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This is something I’ve been waiting to see for a looonnnnggg time.
After reading NPR’s story “In Porn Industry, Many Balk At Condom Proposal” about how the AIDS Healthcare Foundation has been lobbying to make condom use mandatory in pornographic films, I responded with a blog post wondering what the big deal was: Why do many Americans feel that porn stars deserve any STDs they contract? If we can fake a t-rex in Jurassic Park, why can’t we photoshop a condom out of a shot?
The NY Times article, “South Africa: Condoms Star in a Sex Film With a Message” by Donald McNeil, Jr., details how South Africa now has its very first all-black porn with condoms!
The film, entitled “Mapona” meaning “naked” in Sotho, marks an incredible step to help encourage the use of condoms in South Africa (and hopefully everywhere else) and decrease the transmission of AIDS in a country with the most serious AIDS epidemic (6 million infected with about 1000 dying per day).
Producer Tau Morena says,
“This film has a gentle message about safe sex. I’m not making any grand claims – it is hardcore adult entertainment – but at the same time here’s a way to spread education and information… The great thing with South Africa is that there is no status quo with the way pornography is shown. We have a chance from the beginning to root out exploitation. In our case, a woman was paid more than the men.”
I don’t plan on watching the film, so I can’t attest to gender equality in the films, but at least it’s a step in the right direction?
So let’s move beyond whether you hate porn or you don’t – that’s not the issue here.
There is the thinking due to America’s puritanical heritage, that when you dabble with naughty things like sex, you get what you deserve. That same sentiment is shared towards porn industry workers. Despite the vast health risks (HIV, pregnancy, STDs, HPV, etc.) porn industry workers have little-to-no health care or medical support, and are discouraged from using condoms on the film set.
For years, a group called the AIDS Healthcare Foundation has been lobbying to make condom use mandatory.
Alen Cohen from NPR writes that condom-less porn means big business for porn companies.
Most porn producers agree that these health risks are serious, but they don’t think condoms are the solution. CEO Steve Hirsch says Vivid Video tried it before, for nearly seven years. “When we became a mandatory-condom company, we saw sales drop by about 20 percent,” he says.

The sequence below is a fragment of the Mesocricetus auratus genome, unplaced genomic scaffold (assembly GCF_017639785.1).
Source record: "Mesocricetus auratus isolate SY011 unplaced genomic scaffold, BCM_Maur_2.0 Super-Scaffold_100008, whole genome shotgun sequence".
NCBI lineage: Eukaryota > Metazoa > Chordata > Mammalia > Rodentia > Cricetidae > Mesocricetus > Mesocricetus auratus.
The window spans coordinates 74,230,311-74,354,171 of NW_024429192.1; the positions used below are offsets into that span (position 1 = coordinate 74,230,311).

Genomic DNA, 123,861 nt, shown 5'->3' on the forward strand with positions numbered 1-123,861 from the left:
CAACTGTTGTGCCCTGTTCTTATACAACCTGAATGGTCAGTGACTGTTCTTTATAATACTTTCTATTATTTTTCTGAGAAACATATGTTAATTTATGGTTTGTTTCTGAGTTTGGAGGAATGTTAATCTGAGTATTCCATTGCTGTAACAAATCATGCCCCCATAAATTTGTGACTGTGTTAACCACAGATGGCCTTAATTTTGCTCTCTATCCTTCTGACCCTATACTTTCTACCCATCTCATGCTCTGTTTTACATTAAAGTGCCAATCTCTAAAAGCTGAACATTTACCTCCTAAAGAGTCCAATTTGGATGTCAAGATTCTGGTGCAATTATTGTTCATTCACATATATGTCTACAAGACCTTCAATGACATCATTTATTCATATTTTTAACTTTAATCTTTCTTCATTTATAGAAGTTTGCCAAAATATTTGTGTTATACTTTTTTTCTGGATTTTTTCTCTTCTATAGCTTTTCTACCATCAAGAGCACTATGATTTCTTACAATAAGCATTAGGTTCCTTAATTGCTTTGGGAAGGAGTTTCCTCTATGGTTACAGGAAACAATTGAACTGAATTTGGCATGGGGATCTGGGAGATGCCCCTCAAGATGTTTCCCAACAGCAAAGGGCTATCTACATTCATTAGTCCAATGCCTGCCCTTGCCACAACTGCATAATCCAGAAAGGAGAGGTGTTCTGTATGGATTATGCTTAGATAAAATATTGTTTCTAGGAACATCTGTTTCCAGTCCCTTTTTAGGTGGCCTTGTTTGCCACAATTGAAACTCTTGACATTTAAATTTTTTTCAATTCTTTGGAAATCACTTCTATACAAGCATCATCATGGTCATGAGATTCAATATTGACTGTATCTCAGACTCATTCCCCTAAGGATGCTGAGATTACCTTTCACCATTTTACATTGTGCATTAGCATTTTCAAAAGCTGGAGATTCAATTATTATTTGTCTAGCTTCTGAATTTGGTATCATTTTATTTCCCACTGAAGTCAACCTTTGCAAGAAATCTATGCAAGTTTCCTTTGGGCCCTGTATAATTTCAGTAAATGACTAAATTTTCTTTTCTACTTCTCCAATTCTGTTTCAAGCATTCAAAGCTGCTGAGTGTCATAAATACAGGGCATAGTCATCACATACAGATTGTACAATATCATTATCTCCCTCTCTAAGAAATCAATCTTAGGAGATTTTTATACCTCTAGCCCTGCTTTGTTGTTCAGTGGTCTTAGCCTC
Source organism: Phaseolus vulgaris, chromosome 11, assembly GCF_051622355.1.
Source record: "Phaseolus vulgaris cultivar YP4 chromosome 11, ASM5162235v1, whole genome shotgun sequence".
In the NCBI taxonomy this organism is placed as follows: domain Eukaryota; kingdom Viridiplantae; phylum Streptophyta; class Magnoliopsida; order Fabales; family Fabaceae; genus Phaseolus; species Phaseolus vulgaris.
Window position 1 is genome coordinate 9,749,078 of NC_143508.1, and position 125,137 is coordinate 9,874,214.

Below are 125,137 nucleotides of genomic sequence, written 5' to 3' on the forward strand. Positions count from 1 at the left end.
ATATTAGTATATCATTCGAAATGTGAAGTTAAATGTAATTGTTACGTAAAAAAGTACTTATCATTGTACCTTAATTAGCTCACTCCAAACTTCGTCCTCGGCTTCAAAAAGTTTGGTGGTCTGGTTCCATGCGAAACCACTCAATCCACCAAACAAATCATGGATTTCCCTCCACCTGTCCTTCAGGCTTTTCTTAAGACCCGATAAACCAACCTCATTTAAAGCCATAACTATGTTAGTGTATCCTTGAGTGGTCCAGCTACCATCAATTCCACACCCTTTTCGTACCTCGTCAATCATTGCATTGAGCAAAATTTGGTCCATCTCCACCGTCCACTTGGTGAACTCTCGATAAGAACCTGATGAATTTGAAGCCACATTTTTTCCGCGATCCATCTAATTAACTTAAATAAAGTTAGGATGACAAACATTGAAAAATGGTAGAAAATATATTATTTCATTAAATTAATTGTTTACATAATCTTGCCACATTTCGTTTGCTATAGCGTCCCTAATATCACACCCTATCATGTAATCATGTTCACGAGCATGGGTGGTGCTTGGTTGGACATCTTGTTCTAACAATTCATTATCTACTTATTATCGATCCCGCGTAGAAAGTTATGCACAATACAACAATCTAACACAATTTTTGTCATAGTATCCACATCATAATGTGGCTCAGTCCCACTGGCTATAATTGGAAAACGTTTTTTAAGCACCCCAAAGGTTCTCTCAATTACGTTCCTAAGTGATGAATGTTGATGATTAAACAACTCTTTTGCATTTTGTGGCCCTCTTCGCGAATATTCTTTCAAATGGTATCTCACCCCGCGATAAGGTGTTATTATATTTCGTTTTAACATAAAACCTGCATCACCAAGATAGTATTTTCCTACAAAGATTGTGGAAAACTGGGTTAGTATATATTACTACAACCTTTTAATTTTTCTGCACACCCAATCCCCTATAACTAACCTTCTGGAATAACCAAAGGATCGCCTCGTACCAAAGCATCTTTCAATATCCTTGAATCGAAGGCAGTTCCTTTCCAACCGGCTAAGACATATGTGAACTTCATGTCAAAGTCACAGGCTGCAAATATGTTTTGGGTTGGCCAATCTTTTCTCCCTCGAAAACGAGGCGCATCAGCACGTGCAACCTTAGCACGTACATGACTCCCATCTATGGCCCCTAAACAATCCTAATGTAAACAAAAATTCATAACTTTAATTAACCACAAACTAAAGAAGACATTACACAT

Hirsch fears a condom mandate would wipe out the region’s multibillion-dollar adult film industry. He says that California, where unemployment tops 12 percent, can’t afford to lose more jobs.
“People will shoot in Europe; people will shoot in Mexico. People will go to other places to shoot,” Hirsch says, “and you’ll see an industry move out of this state.”
If we can fake a t-rex in Jurassic Park, why can’t why photoshop a condom out of a shot?
Read/Listen to the NPR story here.
Taken from an NPR story by The Kitchen Sisters.
With her 8-year-old son, Chris, who spoke Igbo, serving as interpreter, Daphne Mae Hunt taught Nigerian women a method of birth control that was in keeping with her Catholic faith.
In the 1950s there was a big push for birth control within the local government. The average woman in rural Nigeria was having eight or nine children. The Catholic Church wanted to be seen as a leader in the community, but wouldn’t support condoms. So the church endorsed the Billings Ovulation Method, a form of birth control that involves a woman monitoring her monthly menstrual cycles to determine when she’s fertile and when she’s not.
With a backpack full of pictures and charts, Abani and his mother would set off and go from door to door. It was Abani’s job to begin the conversation in Igbo.
“Everything starts with a greeting,” Abani explains. “I would say, ‘Good afternoon, mothers.’ You greeted a woman who had children in the plural. It would be followed by an apology from me because I was about to discuss something sacred, taboo.
“I am greeting you and saying that what I am about to tell you could be offensive because I’m about to break taboo. But this is what my mother wants me to tell you. What my mother’s bringing to you, she says, is a thing of glory, a thing of goodness, a thing of independence. And I hope you can listen.’ ”
“And here I am, this 8-year-old boy who they’re having to ask questions in Igbo for me to ask in English. But my mother didn’t think twice about it, because this is what women needed,” Abani says. “If the Catholic Church was going to ban condoms, she was determined that they would find this birth control information somehow.”
“It never struck my mother as odd that a young boy would discuss a woman’s menstrual cycle. She would always say, ‘Every good man needs a little bit of woman in them.’ “